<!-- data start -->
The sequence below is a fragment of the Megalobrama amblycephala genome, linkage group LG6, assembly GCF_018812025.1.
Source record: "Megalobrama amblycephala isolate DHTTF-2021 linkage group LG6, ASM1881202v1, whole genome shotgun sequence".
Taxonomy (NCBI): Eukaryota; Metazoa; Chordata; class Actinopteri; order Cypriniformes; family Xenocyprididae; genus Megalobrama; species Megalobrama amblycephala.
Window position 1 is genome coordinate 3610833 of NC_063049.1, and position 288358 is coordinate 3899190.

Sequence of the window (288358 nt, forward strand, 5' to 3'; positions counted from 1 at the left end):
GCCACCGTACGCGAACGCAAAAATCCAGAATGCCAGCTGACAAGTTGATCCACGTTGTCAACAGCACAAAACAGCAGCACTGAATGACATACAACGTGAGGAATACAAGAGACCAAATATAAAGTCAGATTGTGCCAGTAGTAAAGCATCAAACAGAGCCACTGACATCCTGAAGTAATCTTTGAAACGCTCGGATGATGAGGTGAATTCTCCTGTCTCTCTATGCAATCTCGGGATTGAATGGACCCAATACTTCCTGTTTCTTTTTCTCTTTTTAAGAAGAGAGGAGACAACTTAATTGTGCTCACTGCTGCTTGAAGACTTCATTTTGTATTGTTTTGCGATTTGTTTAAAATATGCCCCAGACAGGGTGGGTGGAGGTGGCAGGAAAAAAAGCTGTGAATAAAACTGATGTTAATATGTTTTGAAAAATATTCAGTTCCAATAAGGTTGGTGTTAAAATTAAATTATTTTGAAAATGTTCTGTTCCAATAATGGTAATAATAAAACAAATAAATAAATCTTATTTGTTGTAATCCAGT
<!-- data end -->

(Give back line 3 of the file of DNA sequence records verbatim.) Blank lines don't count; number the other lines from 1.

Taxonomy (NCBI): Eukaryota; Metazoa; Chordata; class Actinopteri; order Cypriniformes; family Xenocyprididae; genus Megalobrama; species Megalobrama amblycephala.